Monday, July 18, 2011

A Singing Congregation

Sunday was wonderful -- the congregation demonstrated its growing confidence in its own voice. We continued to apply the lessons learned. We mixed familiar tunes with hymns new to the congregation. Two of the hymns we sang a cappella. 

This was the first Sunday I used my new audio recorder (Zoom H2). It proved a wonderful little device that can record in 360 degrees so it points at the congregation as well as the musicians. I plan to use this recorder as I travel the country in search of congregational singing . . .

Anyway, you can hear the results below. As you listen realize that this is a very average congregation led by musicians with no amplification.

The opening hymn/call to worship was a setting of Psalm 139, "Search Me O God" by J Edwin Orr (1936). We set it to the tune EVENTIDE by Monk (1861) which is associated with the hymn Abide With Me - but the mood seemed to fit and it is too good a tune to leave just for funerals! (click to listen)

We chose "How Deep the Father's Love" by Townend (1995) as the second hymn.  This is a beautiful hymn (We have re-written a couple of lines to take out the echos of the doctrine of limited atonement and (to my mind) a cold understanding of penal substitutionary atonement that takes away Christ's agency). (click to listen)

Our closing hymn (coming after the offering) was Isaac Watt's setting of Psalm 106 (1719) to the OLD 100th from the Genevan Psalter (1551). We book-ended the psalm with the familiar "Praise God from whom all blessings flow" (Doxology). The congregations volume swells as the psalm progresses. From the front we could hear harmonies coming from the pews. (click to listen)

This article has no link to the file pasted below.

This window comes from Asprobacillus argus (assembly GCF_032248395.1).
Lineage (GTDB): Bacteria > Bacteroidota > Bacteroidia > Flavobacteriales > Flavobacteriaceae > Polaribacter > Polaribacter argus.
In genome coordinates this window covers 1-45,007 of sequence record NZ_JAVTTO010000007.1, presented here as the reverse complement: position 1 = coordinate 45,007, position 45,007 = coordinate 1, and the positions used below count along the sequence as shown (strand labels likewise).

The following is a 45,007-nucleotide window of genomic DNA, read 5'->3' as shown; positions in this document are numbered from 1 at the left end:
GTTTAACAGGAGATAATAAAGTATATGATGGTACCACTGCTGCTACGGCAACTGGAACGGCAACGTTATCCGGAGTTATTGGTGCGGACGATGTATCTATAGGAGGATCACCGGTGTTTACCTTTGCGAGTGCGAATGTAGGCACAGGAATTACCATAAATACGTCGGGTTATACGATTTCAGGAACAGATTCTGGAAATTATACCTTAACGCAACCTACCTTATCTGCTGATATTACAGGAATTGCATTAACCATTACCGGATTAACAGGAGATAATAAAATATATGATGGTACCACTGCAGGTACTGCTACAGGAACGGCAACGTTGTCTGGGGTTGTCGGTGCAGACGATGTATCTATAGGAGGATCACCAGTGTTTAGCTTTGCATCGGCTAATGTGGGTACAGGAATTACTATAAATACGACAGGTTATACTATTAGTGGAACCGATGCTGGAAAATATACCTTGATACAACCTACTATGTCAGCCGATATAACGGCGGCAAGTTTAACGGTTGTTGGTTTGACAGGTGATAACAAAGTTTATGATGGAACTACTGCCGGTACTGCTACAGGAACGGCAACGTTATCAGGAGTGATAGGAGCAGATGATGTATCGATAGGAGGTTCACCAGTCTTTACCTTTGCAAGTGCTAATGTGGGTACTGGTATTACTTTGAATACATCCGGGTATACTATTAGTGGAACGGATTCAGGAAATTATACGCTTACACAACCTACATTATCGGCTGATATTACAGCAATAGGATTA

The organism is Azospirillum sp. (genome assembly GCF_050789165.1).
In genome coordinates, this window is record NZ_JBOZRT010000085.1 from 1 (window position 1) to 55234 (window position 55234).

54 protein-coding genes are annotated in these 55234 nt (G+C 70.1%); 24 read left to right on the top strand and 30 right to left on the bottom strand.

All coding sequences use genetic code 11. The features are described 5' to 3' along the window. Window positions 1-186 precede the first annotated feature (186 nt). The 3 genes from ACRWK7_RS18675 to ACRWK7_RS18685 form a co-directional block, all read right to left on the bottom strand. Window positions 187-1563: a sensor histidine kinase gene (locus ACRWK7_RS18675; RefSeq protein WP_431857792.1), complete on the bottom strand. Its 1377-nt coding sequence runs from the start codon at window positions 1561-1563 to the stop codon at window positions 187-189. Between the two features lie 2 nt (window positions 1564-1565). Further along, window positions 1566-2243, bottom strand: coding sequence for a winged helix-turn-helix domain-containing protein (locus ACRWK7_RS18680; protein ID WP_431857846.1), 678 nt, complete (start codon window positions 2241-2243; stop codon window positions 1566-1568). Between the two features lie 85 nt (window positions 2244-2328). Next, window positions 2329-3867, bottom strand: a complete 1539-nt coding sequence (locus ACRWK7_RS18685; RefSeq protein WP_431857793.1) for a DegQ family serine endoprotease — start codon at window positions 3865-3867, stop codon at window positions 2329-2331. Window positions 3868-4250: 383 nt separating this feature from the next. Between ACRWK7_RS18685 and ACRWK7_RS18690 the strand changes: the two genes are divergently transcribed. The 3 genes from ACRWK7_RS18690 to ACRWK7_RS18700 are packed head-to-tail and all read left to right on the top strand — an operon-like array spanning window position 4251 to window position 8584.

After the service we received a great deal of positive feedback. It was not the generic "we enjoyed your music today." Instead, we had people asking us about tunes etc. Libby observed that folk are starting to have a sense of ownership of their singing in the service. One father of an eighteen year old said his son loved singing his own harmonies . . .

Sunday, July 3, 2011


It is the 4th of July weekend - always tricky for an Englishman in the US - even trickier for Christians wanting to be avoid idolatry while at the same time recognizing the importance of place, tradition and history.
This was our first time leading worship after our last slightly tricky attempt. I am pleased to say that we actually managed to implement the lessons we learned. Libby did a god job of leading the congregation in the Tallis Canon. We also reintroduced Libby's hymn Make Us New set to Cyril Tawney's frequenty covered folk song Grey Funnel Line (the refrain is based on Barry Dransfield's version).

I say reintroduced because we had played this hymn with the old amplified Red Team. Now without piano and with the need for multiple voices to make the harmonies heard, Libby worked up a new arrangement.
One point of interest in the arrangement is that the tune is in the tenor sandwiched between treble and bass lines. We learned this lesson/trick from the shape note arrangements in the 1834 Southern Harmony hymnal. Men and women can sing the line (an octave apart) giving a strong lead to the congregation. It tends to mean that you can keep the range within the abilities of the average worshipper (not too high or too low) without pushing it too high because of the need to fit 3 parts underneath it. Also the strong male voices can carry the tune and lead the singing.
I first ran into this at River Hills Church of Christ in Oxford, Mississippi in 1997. River Hills is a small African American  congregation with a fantastic singing tradition shaped by the Church of Christ's prohibition on the use instruments in worship. It is where I first heard and sang Charles Tindley's hymns . . . but I digress.

We knew this was an unfamiliar melody for the congregation, so we used the first verse as a call to worship - we had eight voices. It then served as a closing hymn with 2 guitars, 2 violins and a cello (thanks again to all the fine musical volunteers).

We were able to set up much closer to the congregation this week and from where I was strumming and singing it felt like it worked. By "worked" I mean I could feel my own voice as part of the congregation all raising our voices together.